Well, in a bit of a surprise to me, it turns out that only the numbers
>- def f():
(where '>-' represents executed lines). Yep, only the numbers, not the
stringS! There are two reasons for this,
I think: one is that each number is actually a numerical expression, to
be evaluated and replaced by its value, while strings are just literals;
and the other is that this doesn't count docstrings.
I'm also a bit surprised by some aspects of the AST that
is generated, too. For example, here's what my AST pretty-printer
outputs for the number "5", all alone in a file:
NUMBER ('5', 1)
NEWLINE ('', 1)
NEWLINE ('', 1)
ENDMARKER ('', 1)
Is this really a necessary part of the AST?
I clearly need to read up on this more ;).
The last thing I did was build in an optimization: coverage.py uses
a global trace function that is continually reassigned to the local
trace function by calls into new code blocks. This means that all
Python code is traced. Figuring that this would be kind of a speed
drain, I separated out the logic into a global trace function that
only set the local trace function on a call into interesting code,
where "interesting" could be specified by the user. In other words,
rather than tracing coverage on everything, only code executing
in user-specified modules would be traced.
The early results are pretty positive. With the usual caveats about
naive benchmarking -- which this certainly is -- I found the following
times for running the twill
tests in nose:
- coverage.py -- 30 seconds total
- figleaf.py, tracing *all* code -- 23 seconds total
- figleaf.py, tracing *only* user code -- 15 seconds total
- no coverage analysis at all -- 7 seconds total.
Naively, it looks like I get a ~20% speedup from switching
to my naive AST implementation, and I get another ~25% speedup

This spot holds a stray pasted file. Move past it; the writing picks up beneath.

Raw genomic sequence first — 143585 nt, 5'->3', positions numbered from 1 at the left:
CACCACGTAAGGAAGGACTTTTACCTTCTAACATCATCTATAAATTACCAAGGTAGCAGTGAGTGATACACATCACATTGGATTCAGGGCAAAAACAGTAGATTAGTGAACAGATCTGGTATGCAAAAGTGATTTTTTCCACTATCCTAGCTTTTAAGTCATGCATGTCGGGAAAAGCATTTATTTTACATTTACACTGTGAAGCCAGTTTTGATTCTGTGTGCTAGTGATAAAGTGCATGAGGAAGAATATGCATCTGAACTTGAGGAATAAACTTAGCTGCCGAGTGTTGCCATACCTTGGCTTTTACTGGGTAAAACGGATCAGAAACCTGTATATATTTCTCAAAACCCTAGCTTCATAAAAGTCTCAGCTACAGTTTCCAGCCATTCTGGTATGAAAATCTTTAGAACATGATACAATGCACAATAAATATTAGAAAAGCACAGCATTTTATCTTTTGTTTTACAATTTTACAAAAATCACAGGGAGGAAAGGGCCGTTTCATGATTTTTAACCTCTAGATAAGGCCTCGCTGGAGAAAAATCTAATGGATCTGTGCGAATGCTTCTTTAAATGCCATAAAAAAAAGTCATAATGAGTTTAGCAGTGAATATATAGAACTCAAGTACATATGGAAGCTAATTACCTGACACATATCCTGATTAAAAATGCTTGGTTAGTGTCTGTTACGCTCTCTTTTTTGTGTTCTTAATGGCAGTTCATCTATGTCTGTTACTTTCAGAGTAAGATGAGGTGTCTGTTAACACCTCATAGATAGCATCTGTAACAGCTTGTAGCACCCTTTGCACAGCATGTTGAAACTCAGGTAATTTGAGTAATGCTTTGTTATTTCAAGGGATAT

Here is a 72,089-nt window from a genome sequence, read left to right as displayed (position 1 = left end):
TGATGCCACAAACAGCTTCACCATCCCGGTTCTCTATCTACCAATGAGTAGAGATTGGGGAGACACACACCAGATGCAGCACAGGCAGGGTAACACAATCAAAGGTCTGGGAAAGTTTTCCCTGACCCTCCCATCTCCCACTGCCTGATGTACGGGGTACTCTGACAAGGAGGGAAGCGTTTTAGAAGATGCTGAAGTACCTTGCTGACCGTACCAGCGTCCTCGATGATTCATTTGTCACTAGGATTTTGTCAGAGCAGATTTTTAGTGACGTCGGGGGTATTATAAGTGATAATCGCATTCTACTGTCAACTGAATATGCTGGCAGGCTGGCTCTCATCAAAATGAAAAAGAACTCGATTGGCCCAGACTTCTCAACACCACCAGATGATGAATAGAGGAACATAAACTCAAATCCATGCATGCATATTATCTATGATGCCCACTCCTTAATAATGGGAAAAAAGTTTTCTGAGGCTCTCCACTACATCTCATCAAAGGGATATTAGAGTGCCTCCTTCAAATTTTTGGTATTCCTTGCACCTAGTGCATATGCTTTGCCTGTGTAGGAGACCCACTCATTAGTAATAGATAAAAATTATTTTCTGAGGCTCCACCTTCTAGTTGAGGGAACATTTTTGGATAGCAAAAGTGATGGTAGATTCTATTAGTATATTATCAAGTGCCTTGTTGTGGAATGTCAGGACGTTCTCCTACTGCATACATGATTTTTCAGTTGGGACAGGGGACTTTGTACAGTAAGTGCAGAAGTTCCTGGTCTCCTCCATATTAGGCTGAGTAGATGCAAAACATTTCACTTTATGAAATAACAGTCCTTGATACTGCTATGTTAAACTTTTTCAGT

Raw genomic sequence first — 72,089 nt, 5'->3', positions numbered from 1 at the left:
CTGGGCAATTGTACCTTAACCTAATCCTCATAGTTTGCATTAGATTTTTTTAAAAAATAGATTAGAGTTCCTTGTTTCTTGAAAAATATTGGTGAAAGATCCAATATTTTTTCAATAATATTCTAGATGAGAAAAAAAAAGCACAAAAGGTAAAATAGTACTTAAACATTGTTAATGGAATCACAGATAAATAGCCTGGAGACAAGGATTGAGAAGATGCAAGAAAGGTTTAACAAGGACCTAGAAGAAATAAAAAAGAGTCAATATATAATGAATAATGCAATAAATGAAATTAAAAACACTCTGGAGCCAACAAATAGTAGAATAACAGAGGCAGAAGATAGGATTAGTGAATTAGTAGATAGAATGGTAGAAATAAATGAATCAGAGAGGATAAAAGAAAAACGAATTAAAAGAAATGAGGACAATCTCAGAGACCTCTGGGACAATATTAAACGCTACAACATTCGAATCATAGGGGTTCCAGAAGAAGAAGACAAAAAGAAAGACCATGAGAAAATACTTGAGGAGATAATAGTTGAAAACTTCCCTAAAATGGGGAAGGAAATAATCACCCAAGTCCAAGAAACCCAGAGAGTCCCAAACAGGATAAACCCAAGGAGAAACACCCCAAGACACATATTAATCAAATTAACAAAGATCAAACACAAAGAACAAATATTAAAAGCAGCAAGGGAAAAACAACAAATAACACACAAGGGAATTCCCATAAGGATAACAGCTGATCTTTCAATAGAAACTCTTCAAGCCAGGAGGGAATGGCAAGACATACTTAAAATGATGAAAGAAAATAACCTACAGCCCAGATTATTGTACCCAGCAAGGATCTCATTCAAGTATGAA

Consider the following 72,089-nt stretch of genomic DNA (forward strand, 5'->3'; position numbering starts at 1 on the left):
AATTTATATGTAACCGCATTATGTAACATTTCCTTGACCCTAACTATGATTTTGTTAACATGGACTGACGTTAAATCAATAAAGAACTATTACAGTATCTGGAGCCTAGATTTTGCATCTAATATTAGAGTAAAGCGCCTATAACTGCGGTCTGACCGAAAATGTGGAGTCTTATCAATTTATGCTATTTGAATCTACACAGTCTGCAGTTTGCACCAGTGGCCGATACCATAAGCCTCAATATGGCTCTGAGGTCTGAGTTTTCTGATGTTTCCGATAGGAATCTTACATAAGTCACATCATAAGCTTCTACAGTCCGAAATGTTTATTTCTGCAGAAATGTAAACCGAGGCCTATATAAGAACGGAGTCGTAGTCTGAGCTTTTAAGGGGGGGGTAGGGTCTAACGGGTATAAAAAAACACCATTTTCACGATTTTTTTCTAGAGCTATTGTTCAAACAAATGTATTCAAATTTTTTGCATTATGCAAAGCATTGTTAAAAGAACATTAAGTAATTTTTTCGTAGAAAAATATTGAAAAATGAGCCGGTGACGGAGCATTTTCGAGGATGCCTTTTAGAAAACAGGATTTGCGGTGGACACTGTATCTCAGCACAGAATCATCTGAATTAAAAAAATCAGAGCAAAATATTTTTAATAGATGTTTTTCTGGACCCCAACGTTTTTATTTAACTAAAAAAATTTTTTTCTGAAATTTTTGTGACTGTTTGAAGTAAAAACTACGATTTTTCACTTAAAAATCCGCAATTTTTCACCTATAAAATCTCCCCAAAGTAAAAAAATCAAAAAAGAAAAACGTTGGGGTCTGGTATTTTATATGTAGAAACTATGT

from only looking at local code. Neat, huh? (Sadly, you still
lose a factor of 2 because of the code coverage!)
Here's my (hideously ugly and un-re-factored, yes) implementation of
a class to turn code into "interesting line numbers":
def __init__(self, fp):
self.lines = sets.Set()
ast = parser.suite(fp.read())
tree = parser.ast2tuple(ast, True)
def find_terminal_nodes(self, tup):
Recursively eat an AST in tuple form, finding the first line
number for "interesting" code.
(sym, rest) = tup, tup[1:]
line_nos = 
if type(rest) == types.TupleType: ### node
for x in rest:
min_line_no = self.find_terminal_nodes(x)
if min_line_no is not None:
if symbol.sym_name[sym] in ('stmt', 'suite', 'lambdef',
'except_clause') and \
# store the line number that this statement started at
else: ### leaf
if sym not in (token.NEWLINE, token.STRING, token.INDENT,
## use like so:
lines = _LineGrabber(open(filename)).lines
I will be eternally grateful to anyone who points out why this is a stupid
way to do things, and/or can improve the logic. (I already know it's
I'll post the full figleaf module sometime soon; right now it's too dangerous
to let loose on the Internet. If you're willing to handle such dangerous
material, just drop me a line.